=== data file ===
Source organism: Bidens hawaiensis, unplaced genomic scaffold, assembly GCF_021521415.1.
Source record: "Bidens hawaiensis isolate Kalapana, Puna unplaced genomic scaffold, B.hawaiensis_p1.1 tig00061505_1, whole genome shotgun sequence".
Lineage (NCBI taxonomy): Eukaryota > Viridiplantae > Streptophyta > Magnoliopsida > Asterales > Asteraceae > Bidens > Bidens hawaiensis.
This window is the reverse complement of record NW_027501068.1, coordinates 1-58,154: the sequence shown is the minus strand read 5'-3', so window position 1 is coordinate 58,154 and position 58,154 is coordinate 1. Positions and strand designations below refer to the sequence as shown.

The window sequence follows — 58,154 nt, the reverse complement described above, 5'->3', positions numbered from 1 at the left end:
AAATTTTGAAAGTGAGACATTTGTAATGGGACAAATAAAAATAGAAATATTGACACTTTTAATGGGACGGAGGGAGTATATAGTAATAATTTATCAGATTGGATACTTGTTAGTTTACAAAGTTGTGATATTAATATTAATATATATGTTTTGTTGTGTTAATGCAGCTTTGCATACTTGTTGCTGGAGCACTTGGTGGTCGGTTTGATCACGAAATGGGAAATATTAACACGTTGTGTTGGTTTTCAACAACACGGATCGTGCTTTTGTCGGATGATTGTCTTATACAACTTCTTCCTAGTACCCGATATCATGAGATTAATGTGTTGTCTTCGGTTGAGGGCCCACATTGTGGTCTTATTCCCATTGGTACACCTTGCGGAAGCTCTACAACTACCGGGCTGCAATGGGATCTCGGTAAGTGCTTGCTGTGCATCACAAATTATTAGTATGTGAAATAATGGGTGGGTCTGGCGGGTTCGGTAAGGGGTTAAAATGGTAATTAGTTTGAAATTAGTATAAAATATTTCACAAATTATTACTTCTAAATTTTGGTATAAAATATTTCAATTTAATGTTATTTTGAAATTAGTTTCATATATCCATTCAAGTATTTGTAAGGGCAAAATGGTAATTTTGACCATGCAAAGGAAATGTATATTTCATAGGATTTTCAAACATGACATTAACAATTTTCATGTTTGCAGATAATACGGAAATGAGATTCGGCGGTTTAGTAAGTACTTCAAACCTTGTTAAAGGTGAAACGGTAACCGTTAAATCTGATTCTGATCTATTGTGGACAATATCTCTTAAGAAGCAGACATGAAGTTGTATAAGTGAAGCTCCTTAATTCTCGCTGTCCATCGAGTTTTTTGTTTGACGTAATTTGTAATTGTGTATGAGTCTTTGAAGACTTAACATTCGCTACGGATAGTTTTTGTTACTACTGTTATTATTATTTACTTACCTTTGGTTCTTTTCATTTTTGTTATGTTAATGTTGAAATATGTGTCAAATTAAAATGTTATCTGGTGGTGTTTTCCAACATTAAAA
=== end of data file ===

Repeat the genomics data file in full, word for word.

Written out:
Source organism: Bidens hawaiensis, unplaced genomic scaffold, assembly GCF_021521415.1.
Source record: "Bidens hawaiensis isolate Kalapana, Puna unplaced genomic scaffold, B.hawaiensis_p1.1 tig00061505_1, whole genome shotgun sequence".
Lineage (NCBI taxonomy): Eukaryota > Viridiplantae > Streptophyta > Magnoliopsida > Asterales > Asteraceae > Bidens > Bidens hawaiensis.
This window is the reverse complement of record NW_027501068.1, coordinates 1-58,154: the sequence shown is the minus strand read 5'-3', so window position 1 is coordinate 58,154 and position 58,154 is coordinate 1. Positions and strand designations below refer to the sequence as shown.

The window sequence follows — 58,154 nt, the reverse complement described above, 5'->3', positions numbered from 1 at the left end:
AAATTTTGAAAGTGAGACATTTGTAATGGGACAAATAAAAATAGAAATATTGACACTTTTAATGGGACGGAGGGAGTATATAGTAATAATTTATCAGATTGGATACTTGTTAGTTTACAAAGTTGTGATATTAATATTAATATATATGTTTTGTTGTGTTAATGCAGCTTTGCATACTTGTTGCTGGAGCACTTGGTGGTCGGTTTGATCACGAAATGGGAAATATTAACACGTTGTGTTGGTTTTCAACAACACGGATCGTGCTTTTGTCGGATGATTGTCTTATACAACTTCTTCCTAGTACCCGATATCATGAGATTAATGTGTTGTCTTCGGTTGAGGGCCCACATTGTGGTCTTATTCCCATTGGTACACCTTGCGGAAGCTCTACAACTACCGGGCTGCAATGGGATCTCGGTAAGTGCTTGCTGTGCATCACAAATTATTAGTATGTGAAATAATGGGTGGGTCTGGCGGGTTCGGTAAGGGGTTAAAATGGTAATTAGTTTGAAATTAGTATAAAATATTTCACAAATTATTACTTCTAAATTTTGGTATAAAATATTTCAATTTAATGTTATTTTGAAATTAGTTTCATATATCCATTCAAGTATTTGTAAGGGCAAAATGGTAATTTTGACCATGCAAAGGAAATGTATATTTCATAGGATTTTCAAACATGACATTAACAATTTTCATGTTTGCAGATAATACGGAAATGAGATTCGGCGGTTTAGTAAGTACTTCAAACCTTGTTAAAGGTGAAACGGTAACCGTTAAATCTGATTCTGATCTATTGTGGACAATATCTCTTAAGAAGCAGACATGAAGTTGTATAAGTGAAGCTCCTTAATTCTCGCTGTCCATCGAGTTTTTTGTTTGACGTAATTTGTAATTGTGTATGAGTCTTTGAAGACTTAACATTCGCTACGGATAGTTTTTGTTACTACTGTTATTATTATTTACTTACCTTTGGTTCTTTTCATTTTTGTTATGTTAATGTTGAAATATGTGTCAAATTAAAATGTTATCTGGTGGTGTTTTCCAACATTAAAA